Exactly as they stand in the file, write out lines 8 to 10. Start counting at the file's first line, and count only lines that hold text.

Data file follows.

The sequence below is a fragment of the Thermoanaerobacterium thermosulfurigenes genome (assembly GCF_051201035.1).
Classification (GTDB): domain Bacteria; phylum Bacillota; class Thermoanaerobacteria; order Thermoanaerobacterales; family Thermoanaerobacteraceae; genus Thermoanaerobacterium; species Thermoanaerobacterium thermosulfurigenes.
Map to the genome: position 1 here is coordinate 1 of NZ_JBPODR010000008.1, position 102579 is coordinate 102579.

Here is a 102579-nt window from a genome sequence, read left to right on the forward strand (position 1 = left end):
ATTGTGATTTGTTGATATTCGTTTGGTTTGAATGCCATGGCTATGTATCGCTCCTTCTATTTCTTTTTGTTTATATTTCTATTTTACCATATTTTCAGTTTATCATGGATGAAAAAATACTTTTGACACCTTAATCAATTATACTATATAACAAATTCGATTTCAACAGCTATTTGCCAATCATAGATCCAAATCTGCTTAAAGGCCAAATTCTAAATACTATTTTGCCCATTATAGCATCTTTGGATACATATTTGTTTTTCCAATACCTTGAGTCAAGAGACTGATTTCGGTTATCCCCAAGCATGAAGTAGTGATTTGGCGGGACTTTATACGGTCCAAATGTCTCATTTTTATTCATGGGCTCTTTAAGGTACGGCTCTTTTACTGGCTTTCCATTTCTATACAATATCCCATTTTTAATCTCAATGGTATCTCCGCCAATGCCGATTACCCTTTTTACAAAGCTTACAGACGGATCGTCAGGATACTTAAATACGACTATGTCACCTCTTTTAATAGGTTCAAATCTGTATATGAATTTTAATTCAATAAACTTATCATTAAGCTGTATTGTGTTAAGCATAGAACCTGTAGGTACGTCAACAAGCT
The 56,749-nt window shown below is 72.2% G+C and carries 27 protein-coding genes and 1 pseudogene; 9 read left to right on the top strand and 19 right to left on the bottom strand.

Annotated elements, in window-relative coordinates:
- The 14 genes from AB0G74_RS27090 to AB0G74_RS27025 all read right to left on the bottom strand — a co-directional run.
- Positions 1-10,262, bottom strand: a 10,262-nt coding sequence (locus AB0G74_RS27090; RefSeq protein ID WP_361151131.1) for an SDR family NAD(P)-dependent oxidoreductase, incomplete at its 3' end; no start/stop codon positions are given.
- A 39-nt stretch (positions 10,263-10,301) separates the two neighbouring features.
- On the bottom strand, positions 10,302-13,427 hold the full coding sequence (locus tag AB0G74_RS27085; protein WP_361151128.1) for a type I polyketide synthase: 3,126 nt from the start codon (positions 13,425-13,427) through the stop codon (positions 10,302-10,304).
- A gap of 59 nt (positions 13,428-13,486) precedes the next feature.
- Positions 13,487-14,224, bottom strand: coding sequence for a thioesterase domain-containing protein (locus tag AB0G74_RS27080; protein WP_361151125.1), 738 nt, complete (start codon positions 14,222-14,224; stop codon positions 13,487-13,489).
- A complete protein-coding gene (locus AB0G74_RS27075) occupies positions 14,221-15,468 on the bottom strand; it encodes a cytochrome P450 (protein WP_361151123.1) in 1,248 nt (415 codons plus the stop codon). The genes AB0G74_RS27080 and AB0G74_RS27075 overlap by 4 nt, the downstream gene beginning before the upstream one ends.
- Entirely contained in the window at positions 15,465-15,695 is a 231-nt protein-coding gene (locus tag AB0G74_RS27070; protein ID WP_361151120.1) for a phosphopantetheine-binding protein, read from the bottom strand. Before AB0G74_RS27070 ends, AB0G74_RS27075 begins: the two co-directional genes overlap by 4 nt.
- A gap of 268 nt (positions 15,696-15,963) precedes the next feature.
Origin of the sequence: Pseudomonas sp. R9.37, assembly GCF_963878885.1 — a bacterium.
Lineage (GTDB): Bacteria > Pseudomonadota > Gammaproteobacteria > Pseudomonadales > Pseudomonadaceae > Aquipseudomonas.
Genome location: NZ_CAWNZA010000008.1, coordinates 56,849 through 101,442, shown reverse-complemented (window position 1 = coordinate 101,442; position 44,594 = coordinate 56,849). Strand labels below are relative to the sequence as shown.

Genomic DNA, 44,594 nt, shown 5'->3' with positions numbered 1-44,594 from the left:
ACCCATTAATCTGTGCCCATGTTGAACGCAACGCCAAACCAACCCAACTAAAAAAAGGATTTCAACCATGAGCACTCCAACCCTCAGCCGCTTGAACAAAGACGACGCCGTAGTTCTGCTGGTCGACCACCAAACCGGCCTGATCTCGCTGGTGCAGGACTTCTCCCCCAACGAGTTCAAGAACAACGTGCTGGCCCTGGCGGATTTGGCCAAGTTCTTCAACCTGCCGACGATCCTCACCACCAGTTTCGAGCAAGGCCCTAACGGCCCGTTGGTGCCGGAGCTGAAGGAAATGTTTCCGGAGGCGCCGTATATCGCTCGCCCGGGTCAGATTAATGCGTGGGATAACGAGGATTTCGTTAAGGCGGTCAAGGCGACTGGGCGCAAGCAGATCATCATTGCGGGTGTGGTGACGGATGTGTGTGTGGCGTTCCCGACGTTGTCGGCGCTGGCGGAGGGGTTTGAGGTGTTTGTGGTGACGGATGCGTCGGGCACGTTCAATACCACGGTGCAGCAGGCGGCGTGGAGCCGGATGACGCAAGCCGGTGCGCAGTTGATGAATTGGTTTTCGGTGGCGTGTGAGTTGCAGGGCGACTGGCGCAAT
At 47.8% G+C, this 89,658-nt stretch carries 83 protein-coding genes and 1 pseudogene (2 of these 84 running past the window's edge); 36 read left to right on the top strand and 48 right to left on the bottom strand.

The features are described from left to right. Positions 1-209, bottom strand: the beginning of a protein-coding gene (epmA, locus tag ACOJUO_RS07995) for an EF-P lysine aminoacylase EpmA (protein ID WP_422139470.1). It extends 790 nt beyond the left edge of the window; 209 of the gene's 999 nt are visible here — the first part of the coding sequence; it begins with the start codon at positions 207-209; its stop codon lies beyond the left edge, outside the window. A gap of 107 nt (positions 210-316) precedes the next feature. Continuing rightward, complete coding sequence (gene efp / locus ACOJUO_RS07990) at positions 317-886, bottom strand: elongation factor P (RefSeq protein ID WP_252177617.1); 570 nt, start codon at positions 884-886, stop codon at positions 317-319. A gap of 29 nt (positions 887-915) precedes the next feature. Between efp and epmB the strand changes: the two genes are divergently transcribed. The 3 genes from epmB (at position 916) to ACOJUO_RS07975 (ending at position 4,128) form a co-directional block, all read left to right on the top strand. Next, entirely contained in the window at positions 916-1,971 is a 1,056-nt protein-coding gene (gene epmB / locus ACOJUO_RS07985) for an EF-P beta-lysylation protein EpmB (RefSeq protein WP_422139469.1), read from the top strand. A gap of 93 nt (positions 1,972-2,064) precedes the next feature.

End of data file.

- The 14 genes from AB0G74_RS27090 to AB0G74_RS27025 all read right to left on the bottom strand — a co-directional run.
- Positions 1-10,262, bottom strand: a 10,262-nt coding sequence (locus AB0G74_RS27090; RefSeq protein ID WP_361151131.1) for an SDR family NAD(P)-dependent oxidoreductase, incomplete at its 3' end; no start/stop codon positions are given.
- A 39-nt stretch (positions 10,263-10,301) separates the two neighbouring features.